We're a little bit delighted to tell you that electronic R&B producer Javeon has curated a little playlist for us here at The 405. The playlist mainly features some of his greatest influences that helped him begin his journey to where he is today.

The choices for the playlist are predominantly R&B based (Usher and Genuwine both make appearances), but there's sprinklings of UK hip-hop and garage in there too with the likes of Kano and Craig David featuring at points throughout Javeon's selections.

Lovesong by Javeon is out October 28th via PMR.


Craig David - 'Fill Me In' (Ryan Hemsworth remix)

Major influence 1: Although I should probably be mentioning the original, as it was the version which hooked me to this artist, this remix represents what I'm doing more - a reminiscent sound of the past done in a current way. I love this because it was new, fresh British R&B when it came out. The sound of the underground was brought to the mainstream. I knew this was the path I wanted to go down.

Usher - 'Nice and Slow'

Major influence 2: With R&B and hip-hop being my first introduction to music, Usher was probably the first artist I took to and idolised in the late 90s. This song in particular I chose to sing with a friend in a talent show, which was one of the first times I performed on stage.

Ginuwine - 'Same Ol' G'

Ginuwine was a part of my introduction to R&B. Quite a few of the artists I was listening to at the time had Timbaland's production - getting that hard mixture of hip-hop and R&B (Aalyiah and Missy Elliot for example). This was the first time I experienced a cross pollination of genres.

Bobby Brown - 'Two Can Play That Game

This was the sound of my childhood. Radio was full of R&B house tunes like this. Although I didn't know it then, and wasn't the biggest fan at the time, without knowing I took this, and all songs like this, in and it's helped me mould my sound today. Looking back, now that I'm older, I can appreciate this for what it is. The energy and vocals of these songs have are insane!

Joe Smooth - 'Promise Land'

When I started working with L-Vis 1990 he began to school me on old Chicago house records - this track showed me how getting the message, and the vibe of the song, across was one of the most important things to do. This guy isn't over-singing, he's just telling you how it is and I love his delivery and tone. Knowing this tune really helped when it came to working on 'Father Father' with Julio Bashmore.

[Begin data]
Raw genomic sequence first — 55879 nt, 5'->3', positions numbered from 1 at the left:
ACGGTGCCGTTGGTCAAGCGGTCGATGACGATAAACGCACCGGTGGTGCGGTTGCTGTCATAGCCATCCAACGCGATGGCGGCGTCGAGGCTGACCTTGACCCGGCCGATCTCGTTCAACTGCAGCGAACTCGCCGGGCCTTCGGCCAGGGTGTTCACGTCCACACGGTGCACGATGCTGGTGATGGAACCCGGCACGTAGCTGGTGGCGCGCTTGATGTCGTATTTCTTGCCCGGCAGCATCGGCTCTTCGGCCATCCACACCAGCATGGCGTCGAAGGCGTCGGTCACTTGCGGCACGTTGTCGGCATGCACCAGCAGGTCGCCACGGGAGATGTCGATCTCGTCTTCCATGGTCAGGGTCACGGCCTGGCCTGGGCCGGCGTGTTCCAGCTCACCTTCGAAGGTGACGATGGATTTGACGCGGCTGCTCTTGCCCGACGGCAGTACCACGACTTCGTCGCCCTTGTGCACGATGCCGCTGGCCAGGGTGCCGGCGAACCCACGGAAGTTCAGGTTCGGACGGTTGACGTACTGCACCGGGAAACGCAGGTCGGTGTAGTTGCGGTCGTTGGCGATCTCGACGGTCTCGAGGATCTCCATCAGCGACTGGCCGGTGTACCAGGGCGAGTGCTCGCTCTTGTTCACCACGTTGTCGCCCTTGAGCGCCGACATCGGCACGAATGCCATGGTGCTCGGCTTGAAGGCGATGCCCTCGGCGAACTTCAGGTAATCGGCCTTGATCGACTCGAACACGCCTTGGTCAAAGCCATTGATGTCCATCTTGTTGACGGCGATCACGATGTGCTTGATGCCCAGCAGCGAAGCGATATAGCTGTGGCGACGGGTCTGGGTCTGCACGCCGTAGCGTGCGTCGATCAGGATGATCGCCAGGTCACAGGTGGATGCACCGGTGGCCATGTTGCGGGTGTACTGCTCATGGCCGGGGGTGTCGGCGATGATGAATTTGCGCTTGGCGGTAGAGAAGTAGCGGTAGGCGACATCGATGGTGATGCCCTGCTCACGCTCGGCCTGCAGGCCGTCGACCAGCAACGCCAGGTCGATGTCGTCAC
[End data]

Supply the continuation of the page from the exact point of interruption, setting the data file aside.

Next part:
Roni size feat. Beverley Knight - 'No More'

Seeing the video to this tune on TV made me realise that I don't have to be from anywhere else to make it. I could be from Bristol and that would be enough. Coming up at 15 and honing my skills on the underground I was looking at this guy and thinking he's from where I'm from: if he can do why can't I? Other heavyweights like Massive Attack and Portishead made me want to be a part of Bristol's musical history (I mean that in the most un-cheesy way possible).

Roy Davis Jnr feat. Peven Everett - 'Gabriel'

This is simply just a tune! Garage has had a big impact on me and continues to influence me whenever I listen back to classics such as this. The moment my songs are played, I want them to have this effect. I want the listener to feel the vibe and emotion, and take whoever is listening to it to an isolated zone in a room full of people.

Monstaboy feat. Denzie - 'I'm Sorry'

That big garage tune everybody knows (hopefully). I remember loving this tune the moment I heard it and not being able to get it for ages. I remember going to this nappy night in Bristol when I was 13 - every time I went there the DJ would end with this tune and that was the cue for the guys to go find a girl to dance with. It was that emotional you couldn't enjoy it alone. Denzie's voice is so sick on this. The desperation in the opening line ("I cant live without you") sets the tone early on, and is an instant singalong. This is probably why I feel a catchy hook is so important, because of tunes like this.

Kano - 'Nobody Don't Dance'

One of my favourite UK MCs. When this came out in '04/'05 I wasn't expecting to hear this. Not just from a grime MC, but from anyone, as grime had come from garage. When I heard this it took me right back to what had connected me to underground music in the first place. Although it hadn't been that long since it arrived, the development happened quick. This is feel good, isn't aggressive and definitely makes you want move!

Teedra Moses - 'Be Your Girl' (Kaytranada remix)

This is my favourite tune at the moment. Like the 'Fill Me In' Ryan Hemsworth remix, he's taken a great song and done something that works now. People do reworks of songs all the time, but they often miss that connection between the song/vocal and the music... but this one hits the nail on the head. The way he's used the vocal, and that driving kick, is sick.